UK Athletics head coach Charles van Commenee says this week's European Championships is primarily for athletes to attain Olympic qualification as opposed to podium places.
Two years ago, Britain won a record 19 medals at the Euros in Barcelona.
Van Commenee said it was unlikely this tally would be beaten by an 82-strong squad in Finland made up mainly of those yet to qualify for London 2012.
"Test yourself or select yourself," is the message from the 54-year-old.
"I always said this was to be seen in the light of preparation for the Games," said Van Commenee. "It was never a purpose to select the best possible team to get a great number of medals.
"I am sure we will not get the same number as Barcelona because we did travel there with the best possible team. It's about preparing the team as well as possible for a home Games.
"Here we have a few final selections to deal with. There are some head-to-heads, some athletes need a good performance to be selectable. For some it's also a really good test to see if they can perform in a championship.
"We have some very good athletes like Robbie Grabarz [high jump] and Lawrence Okoye [discus] who are in the Olympics, but have never been at this sort of competition so that serves a purpose in that area.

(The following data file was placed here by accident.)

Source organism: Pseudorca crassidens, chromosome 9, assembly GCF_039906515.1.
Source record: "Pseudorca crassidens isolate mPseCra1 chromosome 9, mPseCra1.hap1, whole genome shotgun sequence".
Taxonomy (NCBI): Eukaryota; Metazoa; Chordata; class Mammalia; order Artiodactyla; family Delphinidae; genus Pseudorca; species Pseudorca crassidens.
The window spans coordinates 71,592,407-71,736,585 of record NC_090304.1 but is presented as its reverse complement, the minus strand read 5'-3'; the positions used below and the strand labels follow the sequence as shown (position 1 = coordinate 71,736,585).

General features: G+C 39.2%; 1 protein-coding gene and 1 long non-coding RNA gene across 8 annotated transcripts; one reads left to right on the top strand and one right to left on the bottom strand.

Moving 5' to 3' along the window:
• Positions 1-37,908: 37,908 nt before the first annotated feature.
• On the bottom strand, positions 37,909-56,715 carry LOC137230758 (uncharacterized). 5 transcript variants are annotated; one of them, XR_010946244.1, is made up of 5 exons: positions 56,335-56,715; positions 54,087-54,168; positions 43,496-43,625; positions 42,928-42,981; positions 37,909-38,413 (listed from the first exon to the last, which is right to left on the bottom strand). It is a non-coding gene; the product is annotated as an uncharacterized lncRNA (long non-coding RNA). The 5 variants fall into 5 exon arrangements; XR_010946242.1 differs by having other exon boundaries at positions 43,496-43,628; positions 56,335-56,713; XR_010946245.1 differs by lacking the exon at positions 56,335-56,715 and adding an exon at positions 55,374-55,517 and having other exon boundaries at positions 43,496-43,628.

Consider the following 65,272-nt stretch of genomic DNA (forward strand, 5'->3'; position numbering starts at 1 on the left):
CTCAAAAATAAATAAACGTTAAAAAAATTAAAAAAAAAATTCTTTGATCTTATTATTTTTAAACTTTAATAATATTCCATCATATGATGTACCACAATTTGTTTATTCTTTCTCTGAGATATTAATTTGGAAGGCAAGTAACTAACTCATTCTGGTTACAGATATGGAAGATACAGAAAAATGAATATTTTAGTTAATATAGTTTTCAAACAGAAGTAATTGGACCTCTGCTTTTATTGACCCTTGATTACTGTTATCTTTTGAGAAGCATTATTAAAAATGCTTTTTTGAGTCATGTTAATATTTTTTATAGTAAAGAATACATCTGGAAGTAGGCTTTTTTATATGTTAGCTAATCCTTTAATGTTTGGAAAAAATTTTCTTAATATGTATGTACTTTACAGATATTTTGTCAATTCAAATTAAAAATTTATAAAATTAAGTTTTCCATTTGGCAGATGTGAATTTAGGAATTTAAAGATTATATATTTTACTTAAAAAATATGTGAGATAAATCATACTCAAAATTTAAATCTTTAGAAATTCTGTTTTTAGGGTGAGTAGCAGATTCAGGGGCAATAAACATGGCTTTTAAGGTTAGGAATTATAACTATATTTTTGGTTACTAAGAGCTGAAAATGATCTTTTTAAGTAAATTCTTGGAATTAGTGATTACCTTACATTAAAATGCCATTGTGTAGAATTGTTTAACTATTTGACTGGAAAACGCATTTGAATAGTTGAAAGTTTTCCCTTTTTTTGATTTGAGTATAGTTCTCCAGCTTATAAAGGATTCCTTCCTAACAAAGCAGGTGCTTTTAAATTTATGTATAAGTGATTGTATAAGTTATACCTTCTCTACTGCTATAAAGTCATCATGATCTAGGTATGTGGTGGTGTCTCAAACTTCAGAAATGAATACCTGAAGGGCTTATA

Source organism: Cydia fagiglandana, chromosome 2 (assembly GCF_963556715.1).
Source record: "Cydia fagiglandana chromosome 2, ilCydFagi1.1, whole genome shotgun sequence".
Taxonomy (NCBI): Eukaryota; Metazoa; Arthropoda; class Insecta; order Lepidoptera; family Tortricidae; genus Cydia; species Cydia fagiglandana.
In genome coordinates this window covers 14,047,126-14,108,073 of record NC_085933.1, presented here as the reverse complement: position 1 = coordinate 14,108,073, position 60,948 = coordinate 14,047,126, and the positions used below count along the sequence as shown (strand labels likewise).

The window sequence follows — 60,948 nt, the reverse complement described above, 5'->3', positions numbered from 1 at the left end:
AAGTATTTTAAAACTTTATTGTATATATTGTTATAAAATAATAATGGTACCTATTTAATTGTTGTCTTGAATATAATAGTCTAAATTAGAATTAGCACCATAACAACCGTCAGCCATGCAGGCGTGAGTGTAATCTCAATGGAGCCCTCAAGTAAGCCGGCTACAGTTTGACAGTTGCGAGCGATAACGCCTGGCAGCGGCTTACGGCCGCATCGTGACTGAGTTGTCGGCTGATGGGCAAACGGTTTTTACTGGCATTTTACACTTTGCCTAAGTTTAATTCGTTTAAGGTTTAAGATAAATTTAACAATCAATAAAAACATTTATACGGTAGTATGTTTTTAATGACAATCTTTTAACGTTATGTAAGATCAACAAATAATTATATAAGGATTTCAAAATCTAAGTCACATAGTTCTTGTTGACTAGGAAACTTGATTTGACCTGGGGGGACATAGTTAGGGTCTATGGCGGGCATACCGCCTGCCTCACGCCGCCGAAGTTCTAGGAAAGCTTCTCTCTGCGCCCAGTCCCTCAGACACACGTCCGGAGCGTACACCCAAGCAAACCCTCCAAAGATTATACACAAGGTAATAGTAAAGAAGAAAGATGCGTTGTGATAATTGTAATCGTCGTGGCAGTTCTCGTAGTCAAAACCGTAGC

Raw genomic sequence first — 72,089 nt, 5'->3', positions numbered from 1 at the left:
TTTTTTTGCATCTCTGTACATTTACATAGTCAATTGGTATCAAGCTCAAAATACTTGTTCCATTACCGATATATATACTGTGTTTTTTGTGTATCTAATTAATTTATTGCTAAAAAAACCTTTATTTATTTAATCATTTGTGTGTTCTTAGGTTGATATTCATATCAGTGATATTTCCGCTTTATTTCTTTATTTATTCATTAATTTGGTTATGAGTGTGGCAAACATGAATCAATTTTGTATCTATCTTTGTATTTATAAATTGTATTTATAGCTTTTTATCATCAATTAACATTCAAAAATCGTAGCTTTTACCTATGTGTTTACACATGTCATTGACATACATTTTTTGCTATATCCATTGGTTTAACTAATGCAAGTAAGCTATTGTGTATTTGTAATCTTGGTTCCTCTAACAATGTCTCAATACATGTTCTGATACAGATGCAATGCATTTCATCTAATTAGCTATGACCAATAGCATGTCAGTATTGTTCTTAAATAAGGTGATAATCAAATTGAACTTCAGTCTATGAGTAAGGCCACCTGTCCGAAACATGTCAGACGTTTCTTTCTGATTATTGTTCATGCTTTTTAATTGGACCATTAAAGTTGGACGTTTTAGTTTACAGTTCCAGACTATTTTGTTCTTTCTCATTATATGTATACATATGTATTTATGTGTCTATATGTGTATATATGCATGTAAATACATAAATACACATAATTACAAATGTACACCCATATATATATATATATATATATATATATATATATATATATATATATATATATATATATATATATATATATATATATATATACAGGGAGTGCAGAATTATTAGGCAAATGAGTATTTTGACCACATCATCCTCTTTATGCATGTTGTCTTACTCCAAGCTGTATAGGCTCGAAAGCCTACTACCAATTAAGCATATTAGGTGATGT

"I have approached this championship very much from an individual interest per athlete."
Track athletes who gained automatic Olympic places at the weekend's trials in Birmingham have been de-selected from the initial 109-member team.
In addition, those in a strong position to be handed a discretionary place - including controversial sprinter Dwain Chambers (who will compete in the 4x100m) - have accepted the option not to chase a qualifying time which would guarantee their Olympic place ahead of Sunday's deadline.
However, Mo Farah will defend his 5,000 metres title in Helsinki on Wednesday evening.
Farah won two golds in Barcelona in 2010, while the likes of Jessica Ennis, Dai Greene and Andy Turner were also victorious.
Also competing in the 100m in Helsinki this week will be Northern Irish visually-impaired sprinter Jason Smyth who is hoping to qualify for both the Olympics and Paralympics.
The double Paralympic champion needs to beat the 10.18-second standard to reach the Olympics.
His best time this year is 10.22 but he has run 10.17 wind-assisted.